On July 14, 2020, the Trump Administration backed down from its proposed plan to deny and rescind visas from students studying online at U.S. schools.
On July 6, 2020, ICE announced that foreign students who plan to take fully online courses will not get student visas, and online-only students already in the United States need to leave the country or risk being deported.
Analysts viewed the move as an attempt by the White House to pressure universities to reopen their campuses to in-person classes, instead of the approaches that many schools have spent months in planning to try to reduce the spread of Coronavirus.
At least three separate lawsuits seeking to block the new rules have already been filed. On July 8, Harvard and MIT filed a lawsuit. The following day, the State of California filed its own legal challenge. And on July 13, a group of 17 states and the District of Columbia filed a legal complaint.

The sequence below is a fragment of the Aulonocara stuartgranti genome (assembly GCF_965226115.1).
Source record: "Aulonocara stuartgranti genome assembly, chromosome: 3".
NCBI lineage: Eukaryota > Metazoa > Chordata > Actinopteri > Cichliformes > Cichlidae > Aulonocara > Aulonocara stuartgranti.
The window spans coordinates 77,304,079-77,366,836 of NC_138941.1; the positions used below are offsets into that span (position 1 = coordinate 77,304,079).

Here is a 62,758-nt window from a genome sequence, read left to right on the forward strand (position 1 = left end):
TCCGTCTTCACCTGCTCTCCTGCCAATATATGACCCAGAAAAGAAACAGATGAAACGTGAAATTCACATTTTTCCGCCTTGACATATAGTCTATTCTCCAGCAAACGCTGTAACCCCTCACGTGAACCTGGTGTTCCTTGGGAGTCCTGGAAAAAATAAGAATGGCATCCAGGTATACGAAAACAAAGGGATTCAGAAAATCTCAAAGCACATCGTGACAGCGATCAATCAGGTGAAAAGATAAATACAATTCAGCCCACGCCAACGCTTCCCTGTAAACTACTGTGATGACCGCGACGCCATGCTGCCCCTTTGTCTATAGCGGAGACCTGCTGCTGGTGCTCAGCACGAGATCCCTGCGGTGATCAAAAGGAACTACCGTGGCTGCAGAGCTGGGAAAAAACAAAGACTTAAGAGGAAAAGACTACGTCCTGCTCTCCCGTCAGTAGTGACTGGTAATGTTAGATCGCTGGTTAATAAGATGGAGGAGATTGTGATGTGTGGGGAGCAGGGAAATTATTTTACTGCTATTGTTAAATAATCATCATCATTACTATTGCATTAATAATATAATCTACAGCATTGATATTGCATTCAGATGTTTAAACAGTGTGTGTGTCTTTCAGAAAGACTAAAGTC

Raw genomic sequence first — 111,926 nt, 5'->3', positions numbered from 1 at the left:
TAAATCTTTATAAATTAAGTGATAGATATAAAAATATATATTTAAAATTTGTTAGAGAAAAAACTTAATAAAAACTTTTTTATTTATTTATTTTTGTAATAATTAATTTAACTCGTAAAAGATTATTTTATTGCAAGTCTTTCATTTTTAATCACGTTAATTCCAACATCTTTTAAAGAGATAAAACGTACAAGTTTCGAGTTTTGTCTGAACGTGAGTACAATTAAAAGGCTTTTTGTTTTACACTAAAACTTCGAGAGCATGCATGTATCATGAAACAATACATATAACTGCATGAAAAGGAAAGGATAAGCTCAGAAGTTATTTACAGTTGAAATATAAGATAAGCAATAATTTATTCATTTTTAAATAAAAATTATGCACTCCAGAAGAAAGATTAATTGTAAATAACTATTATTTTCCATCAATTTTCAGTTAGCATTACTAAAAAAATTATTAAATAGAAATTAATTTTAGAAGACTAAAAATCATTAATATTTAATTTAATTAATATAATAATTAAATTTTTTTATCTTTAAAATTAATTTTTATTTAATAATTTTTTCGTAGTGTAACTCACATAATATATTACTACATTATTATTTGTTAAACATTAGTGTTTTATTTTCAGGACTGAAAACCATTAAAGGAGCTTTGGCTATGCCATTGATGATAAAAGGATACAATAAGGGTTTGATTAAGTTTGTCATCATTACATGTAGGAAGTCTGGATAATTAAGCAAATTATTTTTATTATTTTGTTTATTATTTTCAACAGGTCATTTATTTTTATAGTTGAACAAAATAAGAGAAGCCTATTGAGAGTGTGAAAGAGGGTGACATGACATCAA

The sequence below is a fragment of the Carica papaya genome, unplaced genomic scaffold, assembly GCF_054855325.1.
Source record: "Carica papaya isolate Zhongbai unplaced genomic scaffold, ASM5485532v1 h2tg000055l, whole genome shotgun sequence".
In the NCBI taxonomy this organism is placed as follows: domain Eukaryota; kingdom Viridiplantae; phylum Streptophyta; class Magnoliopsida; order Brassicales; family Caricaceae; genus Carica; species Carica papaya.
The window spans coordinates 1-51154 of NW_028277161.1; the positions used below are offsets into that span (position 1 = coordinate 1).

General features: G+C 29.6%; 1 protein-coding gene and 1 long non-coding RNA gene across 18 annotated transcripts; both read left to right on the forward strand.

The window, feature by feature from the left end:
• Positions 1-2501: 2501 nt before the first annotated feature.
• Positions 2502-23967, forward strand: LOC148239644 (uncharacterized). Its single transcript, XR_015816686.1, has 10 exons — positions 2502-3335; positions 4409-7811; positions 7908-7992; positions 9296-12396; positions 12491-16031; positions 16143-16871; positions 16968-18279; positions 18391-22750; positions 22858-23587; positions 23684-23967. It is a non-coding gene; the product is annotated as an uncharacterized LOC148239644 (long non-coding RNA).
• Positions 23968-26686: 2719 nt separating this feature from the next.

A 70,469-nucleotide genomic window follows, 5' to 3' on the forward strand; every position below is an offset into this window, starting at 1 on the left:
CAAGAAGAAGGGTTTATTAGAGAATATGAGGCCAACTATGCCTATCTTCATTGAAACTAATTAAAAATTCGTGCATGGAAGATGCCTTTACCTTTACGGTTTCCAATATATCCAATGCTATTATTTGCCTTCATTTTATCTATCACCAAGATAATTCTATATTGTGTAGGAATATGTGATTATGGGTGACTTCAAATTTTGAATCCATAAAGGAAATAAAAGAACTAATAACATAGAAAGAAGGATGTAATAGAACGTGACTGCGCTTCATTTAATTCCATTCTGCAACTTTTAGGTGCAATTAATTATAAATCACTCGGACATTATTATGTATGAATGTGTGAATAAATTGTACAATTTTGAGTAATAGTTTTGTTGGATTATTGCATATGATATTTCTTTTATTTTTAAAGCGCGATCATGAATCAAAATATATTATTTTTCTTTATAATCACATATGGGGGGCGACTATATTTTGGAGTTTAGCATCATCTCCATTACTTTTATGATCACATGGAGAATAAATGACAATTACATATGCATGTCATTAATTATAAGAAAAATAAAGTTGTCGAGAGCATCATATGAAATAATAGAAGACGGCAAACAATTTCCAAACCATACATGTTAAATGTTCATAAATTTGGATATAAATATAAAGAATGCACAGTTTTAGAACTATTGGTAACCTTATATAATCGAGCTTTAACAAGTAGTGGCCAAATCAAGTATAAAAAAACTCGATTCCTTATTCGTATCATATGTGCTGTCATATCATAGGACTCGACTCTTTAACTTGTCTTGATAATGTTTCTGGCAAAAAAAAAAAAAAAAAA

Massachusetts Attorney General Maura Healey noted that the “Trump administration didn’t even attempt to explain the basis for this senseless rule, which forces schools to choose between keeping their international students enrolled and protecting the health and safety of their campuses.”
To date, more than 200 universities have presented briefs in support of the legal challenges to the proposed restrictions.
It appears that the Trump Administration succumbed to the overwhelming criticisms and legal challenges to the new rule, abruptly abandoning its position only 8 days after announcing it.